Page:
Interesting choice for a name, given it’s as generic as John Smith.

    I’m inclined to think that if someone was going to cast judgement on you based on autocomplete, they probably already were prejudiced against you & just needed something for their confirmation bias.

  3. This reminds me of the case of a professor accused of academic misconduct. The second entry in Google suggest when searching for her name was “Jane Smith academic misconduct” This happened *before* the charges were made public. I guess it had spread through the grapevine that enough people had searched for it. So just to add another twist to it, rumors could spread this way without even being “public”.

  4. שרון חלבה-עמיר

    danah, this is very disturbing indeed. Practically it means that people can maliciously harm a person very easily. The only thing they have to do is run a few searches, preferably in more than one search engine. than as Andres wrote they can spred the news…and that’s it. It sounds like the beginning of a Harlan Coben thriller. Saddly enough it is no fiction. Thanks for a very interesting post:)

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  6. Nasim

    If for some superficial reasons, a group of people start believing that a person is practicing witchcraft; in old days it would have been harder to disprove it, if possible at all. Apparently it seems that with the smart search technology, it is once again possible to defame someone so easily. But in reality, this assumption could be defended easily.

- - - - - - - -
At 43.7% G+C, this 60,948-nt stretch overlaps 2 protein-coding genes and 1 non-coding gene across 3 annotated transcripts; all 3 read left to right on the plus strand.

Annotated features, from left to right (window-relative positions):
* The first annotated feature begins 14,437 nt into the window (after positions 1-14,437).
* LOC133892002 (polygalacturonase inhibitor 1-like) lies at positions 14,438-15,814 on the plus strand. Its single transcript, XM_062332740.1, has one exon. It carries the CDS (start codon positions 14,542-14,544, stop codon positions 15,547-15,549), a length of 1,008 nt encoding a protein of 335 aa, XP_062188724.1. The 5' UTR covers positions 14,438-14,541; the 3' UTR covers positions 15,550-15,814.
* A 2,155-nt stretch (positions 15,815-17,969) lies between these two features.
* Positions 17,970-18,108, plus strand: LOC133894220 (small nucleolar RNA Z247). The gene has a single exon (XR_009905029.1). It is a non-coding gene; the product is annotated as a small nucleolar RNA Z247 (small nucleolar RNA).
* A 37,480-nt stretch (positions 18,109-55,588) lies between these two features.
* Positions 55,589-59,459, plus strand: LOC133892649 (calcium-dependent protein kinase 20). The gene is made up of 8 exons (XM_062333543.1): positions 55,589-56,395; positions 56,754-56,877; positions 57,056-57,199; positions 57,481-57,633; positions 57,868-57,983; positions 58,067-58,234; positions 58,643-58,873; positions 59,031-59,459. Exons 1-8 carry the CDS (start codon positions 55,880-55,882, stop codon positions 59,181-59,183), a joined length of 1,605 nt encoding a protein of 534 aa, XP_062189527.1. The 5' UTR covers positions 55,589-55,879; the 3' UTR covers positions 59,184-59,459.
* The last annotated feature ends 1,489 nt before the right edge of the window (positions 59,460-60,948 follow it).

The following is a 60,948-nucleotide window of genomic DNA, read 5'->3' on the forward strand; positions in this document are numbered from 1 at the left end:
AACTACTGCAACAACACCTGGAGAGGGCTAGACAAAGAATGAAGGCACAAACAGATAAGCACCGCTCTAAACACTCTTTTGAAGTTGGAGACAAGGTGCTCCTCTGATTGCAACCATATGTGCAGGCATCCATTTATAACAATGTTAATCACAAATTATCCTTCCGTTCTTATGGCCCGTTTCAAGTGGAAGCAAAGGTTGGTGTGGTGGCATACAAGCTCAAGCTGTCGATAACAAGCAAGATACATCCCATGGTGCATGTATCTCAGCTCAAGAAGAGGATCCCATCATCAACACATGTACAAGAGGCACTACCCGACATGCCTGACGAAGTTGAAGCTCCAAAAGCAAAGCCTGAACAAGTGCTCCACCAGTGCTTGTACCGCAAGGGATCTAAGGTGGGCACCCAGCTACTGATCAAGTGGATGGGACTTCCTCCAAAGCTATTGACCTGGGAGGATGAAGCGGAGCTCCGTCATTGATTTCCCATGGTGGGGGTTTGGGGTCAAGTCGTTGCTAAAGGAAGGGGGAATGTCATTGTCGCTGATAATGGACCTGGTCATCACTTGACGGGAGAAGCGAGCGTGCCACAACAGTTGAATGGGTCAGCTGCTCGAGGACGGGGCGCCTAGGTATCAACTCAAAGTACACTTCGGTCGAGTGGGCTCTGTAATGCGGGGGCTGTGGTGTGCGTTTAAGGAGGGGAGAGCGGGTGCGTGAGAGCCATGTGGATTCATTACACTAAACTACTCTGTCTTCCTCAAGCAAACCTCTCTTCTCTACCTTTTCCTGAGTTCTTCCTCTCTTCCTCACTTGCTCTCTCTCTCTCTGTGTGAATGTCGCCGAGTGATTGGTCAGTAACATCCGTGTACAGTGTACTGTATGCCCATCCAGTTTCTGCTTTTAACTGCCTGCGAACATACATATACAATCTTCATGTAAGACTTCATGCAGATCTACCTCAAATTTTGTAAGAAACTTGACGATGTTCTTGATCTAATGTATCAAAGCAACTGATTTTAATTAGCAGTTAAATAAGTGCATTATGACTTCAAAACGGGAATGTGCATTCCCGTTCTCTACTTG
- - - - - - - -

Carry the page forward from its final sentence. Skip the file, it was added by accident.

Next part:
I am not advocating for google, but what I can see from google’s policy for autocompleting, it avoids hate terms, “…a narrow set of removal policies for pornography, violence, hate speech, and …” So in case of “Abdullah,” when google’s auto complete suggested “al qaeda,” the question actually remains, whether the term “al queda” should be removed or not? But in reality if a group of people start believing something, no matter whether the belief is justified or not, lot of other people will start following that crowd. And of course there is less room for an algorithm to be smarter that human with the current technology.

    So, google is doing what other people are trying to do, even though it tries to address diversity. To address the questions in this discussion, I think there is no long term consequence in this particular search when it is a search from a smaller IP range. But if it is searched from the whole world, google will flow/reinforce and be reinforced by the crowd. For a smaller scale search, no correction will be necessary; google will soon discard the term to maintain variety. I think, it’s only the myth( or the group of people who believe and keep believing something without justifying their belief) that can be hold accountable!

  7. Definitely interesting stuff. It brings to mind David Beer’s fascinating piece on “the power of the algorithm”, which is all about how different algorithms – which are by now so complex that no one really understands entirely how they work – impact on our everyday lives in subtle and not so subtle ways.
    (That’s, Beer, D. (2009). Power through the algorithm? Participatory web cultures and the technological unconscious. New Media & Society, 11(6).)